September, 2012
News in Brief
Inspection News and Views from the American Society of Home Inspectors



Protect Your Identity: Up to 9 million Americans have their identity stolen each year

EDITED BY ASHI STAFF

identity-theft.jpgProtecting your social security number is at the top of the list on usa.gov for minimizing the risk or the damages from having your identify stolen. Here's how to protect your Social Security number.

  • Don't carry your Social Security card in your wallet or write your Social Security number on a check.
  • Give your Social Security number only when absolutely necessary, and ask to use other types of identifiers.
  • If your state uses your Social Security number as your driver's license number, ask to substitute another number. Do the same if your health insurance company uses your Social Security number as your policy number.

Your employer and financial institutions will need your Social Security number for wage and tax reporting purposes. Other businesses may ask you for your Social Security number to do a credit check if you are applying for a loan, renting an apartment, or signing up for utilities. Sometimes, however, they simply want your Social Security number for general record keeping. If someone asks for your Social Security number, ask:

  • Why do you need my Social Security number?
  • How will my Social Security number be used?
  • How do you protect my Social Security number from being stolen?
  • What will happen if I don't give you my Social Security number?

If you don't provide your Social Security number, some businesses may not provide you with the service or benefit you want. Getting satisfactory answers to these questions will help you decide whether you want to share your Social  Security number with the business. The decision to share is yours.

For additional tips, visit www.usa.gov.

IBHS Researchers Put Commercial Construction to the Test

The Insurance Institute for Business & Home Safety (IBHS) conducted the first-ever, controlled high-speed wind test comparing and contrasting the performance of common practice and stronger, full-size commercial buildings in a laboratory.

Two 30 ft. by 20 ft., one-story masonry buildings, similar to those in strip mall shopping centers, were placed side-by-side on the 55 ft. turntable inside the 21,000 sq. ft. test chamber at the IBHS Research Center in South Carolina. One of the test buildings was constructed using techniques common across the U.S., while the other was built using stronger high-wind-resistant practices.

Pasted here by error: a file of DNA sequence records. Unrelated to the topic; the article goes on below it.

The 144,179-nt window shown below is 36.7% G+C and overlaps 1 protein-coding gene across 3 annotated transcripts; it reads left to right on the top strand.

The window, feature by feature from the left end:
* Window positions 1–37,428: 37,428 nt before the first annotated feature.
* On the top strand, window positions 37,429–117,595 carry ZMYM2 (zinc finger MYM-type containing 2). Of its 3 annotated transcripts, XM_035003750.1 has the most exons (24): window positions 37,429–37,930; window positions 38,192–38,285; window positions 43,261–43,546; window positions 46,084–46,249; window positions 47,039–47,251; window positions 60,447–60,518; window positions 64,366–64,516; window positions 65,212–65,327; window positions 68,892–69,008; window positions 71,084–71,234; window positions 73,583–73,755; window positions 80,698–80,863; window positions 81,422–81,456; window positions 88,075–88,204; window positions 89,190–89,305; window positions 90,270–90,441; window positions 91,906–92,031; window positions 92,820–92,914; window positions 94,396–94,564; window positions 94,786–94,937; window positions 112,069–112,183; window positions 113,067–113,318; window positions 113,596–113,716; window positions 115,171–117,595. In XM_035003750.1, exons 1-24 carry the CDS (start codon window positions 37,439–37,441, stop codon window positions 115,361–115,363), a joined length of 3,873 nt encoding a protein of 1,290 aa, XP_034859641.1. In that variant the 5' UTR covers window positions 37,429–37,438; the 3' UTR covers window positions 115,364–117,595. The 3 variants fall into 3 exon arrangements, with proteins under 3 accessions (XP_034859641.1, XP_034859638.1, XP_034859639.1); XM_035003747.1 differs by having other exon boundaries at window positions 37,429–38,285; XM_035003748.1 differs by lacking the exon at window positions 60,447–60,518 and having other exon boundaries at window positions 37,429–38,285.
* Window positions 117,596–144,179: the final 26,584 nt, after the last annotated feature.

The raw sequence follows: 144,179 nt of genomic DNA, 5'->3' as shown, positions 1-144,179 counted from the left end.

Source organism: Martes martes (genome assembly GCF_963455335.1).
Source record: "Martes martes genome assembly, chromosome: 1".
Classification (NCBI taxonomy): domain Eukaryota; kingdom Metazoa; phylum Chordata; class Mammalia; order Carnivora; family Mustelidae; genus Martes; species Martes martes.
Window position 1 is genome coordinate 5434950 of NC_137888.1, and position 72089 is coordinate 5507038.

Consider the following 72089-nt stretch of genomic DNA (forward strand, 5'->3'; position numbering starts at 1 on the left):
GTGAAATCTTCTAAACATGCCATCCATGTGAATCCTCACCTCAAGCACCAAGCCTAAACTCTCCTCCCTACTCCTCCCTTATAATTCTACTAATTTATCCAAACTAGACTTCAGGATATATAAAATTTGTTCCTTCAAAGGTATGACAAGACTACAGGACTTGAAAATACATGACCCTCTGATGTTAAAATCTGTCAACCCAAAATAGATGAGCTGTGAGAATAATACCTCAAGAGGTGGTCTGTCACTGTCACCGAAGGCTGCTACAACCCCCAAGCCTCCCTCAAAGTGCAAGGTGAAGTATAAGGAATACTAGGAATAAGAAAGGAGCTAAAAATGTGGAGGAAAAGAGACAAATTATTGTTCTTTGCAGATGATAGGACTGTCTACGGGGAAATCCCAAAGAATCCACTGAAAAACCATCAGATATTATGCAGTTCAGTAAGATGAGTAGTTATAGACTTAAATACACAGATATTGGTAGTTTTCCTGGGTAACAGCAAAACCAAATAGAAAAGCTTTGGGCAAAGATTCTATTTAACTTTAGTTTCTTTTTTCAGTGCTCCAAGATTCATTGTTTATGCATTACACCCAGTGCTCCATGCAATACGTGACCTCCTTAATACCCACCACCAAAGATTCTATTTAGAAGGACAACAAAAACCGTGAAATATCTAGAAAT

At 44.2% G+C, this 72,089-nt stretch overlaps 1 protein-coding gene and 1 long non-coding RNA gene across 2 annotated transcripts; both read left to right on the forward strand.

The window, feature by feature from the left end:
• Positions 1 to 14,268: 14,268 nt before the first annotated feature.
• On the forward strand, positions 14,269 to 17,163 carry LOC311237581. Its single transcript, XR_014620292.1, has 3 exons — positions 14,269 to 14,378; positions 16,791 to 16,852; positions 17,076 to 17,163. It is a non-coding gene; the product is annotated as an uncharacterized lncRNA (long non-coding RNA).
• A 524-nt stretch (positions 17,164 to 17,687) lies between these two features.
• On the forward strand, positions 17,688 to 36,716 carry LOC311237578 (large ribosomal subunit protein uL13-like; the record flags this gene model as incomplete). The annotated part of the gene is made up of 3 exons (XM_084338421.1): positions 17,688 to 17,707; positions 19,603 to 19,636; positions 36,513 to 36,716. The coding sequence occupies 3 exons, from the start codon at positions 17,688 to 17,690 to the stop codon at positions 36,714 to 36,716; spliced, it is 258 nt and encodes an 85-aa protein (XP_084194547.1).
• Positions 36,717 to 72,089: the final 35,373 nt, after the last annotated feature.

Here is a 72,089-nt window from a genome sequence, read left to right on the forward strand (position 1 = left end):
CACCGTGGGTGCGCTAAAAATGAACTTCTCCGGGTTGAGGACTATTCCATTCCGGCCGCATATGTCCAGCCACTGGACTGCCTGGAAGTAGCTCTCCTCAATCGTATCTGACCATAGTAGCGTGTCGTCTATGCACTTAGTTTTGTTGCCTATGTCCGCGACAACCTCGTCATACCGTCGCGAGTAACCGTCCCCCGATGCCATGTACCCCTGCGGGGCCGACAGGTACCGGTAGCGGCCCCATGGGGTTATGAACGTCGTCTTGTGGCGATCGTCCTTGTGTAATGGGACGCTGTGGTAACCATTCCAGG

The materials used to build both structures were identical, but installation and assembly methods were different. For less than 5% of the total cost of construction, the stronger building was improved in critical areas by addition of wind-resistant construction features, including:

  • properly reinforced masonry walls;
  • correctly installed flashing and wind-resistant roof cover;
  • well-anchored roof-top equipment; and,
  • use of roll-up doors with wind locks.

The test included two high-wind demonstrations: part one was modeled on an actual severe thunderstorm that blew through central Texas; part two was modeled on a segment of 2008's Hurricane Ike. The test buildings were subjected to high-speed, multi-directional, gusty winds, which reached 136 mph. IBHS researchers observed the following performance failures on the common construction building:

  • roof flashing failed during a 73 mph wind gust (equivalent to a 52-mph one-minute sustained wind speed);
  • the overhead, roll-up door failed during a 115 mph wind gust; and
  • the side wall collapsed during a 110 mph wind gust (equivalent to a 79 mph one-minute sustained wind speed) after both buildings were pressurized by having a simulated tree branch (a 2"x4" piece of wood) fired through its front window; it is important to note that the walls survived a 136 mph wind gust (equivalent to a 97 mph one-minute sustained wind speed) before the buildings were pressurized – a stark reminder about the importance of effective window coverings or impact resistant windows in high-wind prone areas.

The stronger building did not experience any significant performance failures during this test.

"This test clearly demonstrates that for less than 5% of the total cost of construction – which is less than the sales tax was on the building materials themselves – we can build stronger, safer commercial buildings that can better withstand the kinds of high winds experienced during severe thunderstorms and hurricanes," said Julie Rochman, IBHS president and CEO.

To learn more go to www.disastersafety.org.